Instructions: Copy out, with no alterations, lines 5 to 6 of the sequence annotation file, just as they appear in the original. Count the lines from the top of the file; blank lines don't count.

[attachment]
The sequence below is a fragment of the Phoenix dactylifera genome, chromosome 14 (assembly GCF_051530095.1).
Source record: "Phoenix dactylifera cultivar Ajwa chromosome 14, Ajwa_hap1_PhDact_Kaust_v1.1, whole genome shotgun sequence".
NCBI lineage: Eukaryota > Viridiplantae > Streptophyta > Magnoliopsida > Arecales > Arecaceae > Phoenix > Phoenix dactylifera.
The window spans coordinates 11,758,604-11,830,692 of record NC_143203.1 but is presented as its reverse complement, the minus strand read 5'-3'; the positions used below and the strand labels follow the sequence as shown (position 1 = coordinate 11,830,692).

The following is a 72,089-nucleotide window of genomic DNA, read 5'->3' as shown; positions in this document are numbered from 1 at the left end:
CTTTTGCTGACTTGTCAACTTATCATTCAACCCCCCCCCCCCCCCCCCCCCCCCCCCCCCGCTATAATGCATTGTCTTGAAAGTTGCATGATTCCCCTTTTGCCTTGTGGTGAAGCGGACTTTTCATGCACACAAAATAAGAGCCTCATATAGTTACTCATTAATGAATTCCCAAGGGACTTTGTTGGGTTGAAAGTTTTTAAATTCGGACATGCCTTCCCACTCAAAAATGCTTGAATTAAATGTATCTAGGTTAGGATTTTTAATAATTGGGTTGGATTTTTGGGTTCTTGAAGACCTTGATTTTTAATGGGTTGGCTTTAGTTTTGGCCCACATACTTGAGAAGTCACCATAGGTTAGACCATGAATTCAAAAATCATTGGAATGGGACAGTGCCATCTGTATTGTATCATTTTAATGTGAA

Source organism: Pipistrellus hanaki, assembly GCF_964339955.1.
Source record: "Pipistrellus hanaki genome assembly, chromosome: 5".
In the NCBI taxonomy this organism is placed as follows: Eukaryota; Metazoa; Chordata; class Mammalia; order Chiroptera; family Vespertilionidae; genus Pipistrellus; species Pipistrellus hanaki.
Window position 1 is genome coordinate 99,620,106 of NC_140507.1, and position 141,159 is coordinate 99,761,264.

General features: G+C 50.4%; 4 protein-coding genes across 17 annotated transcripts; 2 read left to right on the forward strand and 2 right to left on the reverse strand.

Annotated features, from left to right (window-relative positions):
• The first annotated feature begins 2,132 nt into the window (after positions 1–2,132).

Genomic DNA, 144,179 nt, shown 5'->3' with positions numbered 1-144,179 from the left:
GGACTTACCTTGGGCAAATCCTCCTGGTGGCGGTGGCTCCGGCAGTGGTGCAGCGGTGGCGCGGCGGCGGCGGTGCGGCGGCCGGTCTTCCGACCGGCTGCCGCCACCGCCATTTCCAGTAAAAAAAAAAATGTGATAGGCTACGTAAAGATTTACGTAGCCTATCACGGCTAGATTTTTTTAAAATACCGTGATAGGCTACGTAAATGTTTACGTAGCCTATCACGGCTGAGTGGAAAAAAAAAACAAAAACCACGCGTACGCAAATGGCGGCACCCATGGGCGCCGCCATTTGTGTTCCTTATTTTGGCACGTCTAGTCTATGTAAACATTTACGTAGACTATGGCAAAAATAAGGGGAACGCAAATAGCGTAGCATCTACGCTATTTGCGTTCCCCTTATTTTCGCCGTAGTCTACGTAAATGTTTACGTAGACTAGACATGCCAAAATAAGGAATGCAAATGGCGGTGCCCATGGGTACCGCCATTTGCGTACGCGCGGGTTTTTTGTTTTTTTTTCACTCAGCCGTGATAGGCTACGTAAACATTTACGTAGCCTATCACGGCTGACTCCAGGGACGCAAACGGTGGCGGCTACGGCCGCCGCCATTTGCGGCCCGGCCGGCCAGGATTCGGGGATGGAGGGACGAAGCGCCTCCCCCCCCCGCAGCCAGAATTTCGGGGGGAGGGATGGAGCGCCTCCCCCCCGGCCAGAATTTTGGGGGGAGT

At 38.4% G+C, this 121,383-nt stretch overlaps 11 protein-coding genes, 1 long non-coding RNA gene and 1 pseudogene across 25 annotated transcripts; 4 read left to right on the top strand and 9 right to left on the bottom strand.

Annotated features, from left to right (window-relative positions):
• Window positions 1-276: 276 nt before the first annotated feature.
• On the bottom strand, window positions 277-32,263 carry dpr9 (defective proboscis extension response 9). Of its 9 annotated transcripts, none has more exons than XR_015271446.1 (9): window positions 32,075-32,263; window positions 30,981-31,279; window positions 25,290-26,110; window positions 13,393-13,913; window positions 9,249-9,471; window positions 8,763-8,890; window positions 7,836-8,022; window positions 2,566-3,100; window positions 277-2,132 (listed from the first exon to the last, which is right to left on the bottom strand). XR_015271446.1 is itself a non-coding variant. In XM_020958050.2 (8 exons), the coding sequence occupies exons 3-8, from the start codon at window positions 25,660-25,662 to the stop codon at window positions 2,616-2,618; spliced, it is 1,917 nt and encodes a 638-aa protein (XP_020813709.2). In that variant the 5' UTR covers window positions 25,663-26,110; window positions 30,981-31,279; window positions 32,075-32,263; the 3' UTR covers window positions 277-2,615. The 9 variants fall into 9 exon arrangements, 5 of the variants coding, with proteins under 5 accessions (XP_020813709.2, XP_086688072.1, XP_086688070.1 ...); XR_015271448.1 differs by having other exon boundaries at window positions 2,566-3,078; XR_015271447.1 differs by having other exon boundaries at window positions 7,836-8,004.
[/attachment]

The following is a 72,089-nucleotide window of genomic DNA, read 5'->3' as shown; positions in this document are numbered from 1 at the left end:
CTTTTGCTGACTTGTCAACTTATCATTCAACCCCCCCCCCCCCCCCCCCCCCCCCCCCCCGCTATAATGCATTGTCTTGAAAGTTGCATGATTCCCCTTTTGCCTTGTGGTGAAGCGGACTTTTCATGCACACAAAATAAGAGCCTCATATAGTTACTCATTAATGAATTCCCAAGGGACTTTGTTGGGTTGAAAGTTTTTAAATTCGGACATGCCTTCCCACTCAAAAATGCTTGAATTAAATGTATCTAGGTTAGGATTTTTAATAATTGGGTTGGATTTTTGGGTTCTTGAAGACCTTGATTTTTAATGGGTTGGCTTTAGTTTTGGCCCACATACTTGAGAAGTCACCATAGGTTAGACCATGAATTCAAAAATCATTGGAATGGGACAGTGCCATCTGTATTGTATCATTTTAATGTGAA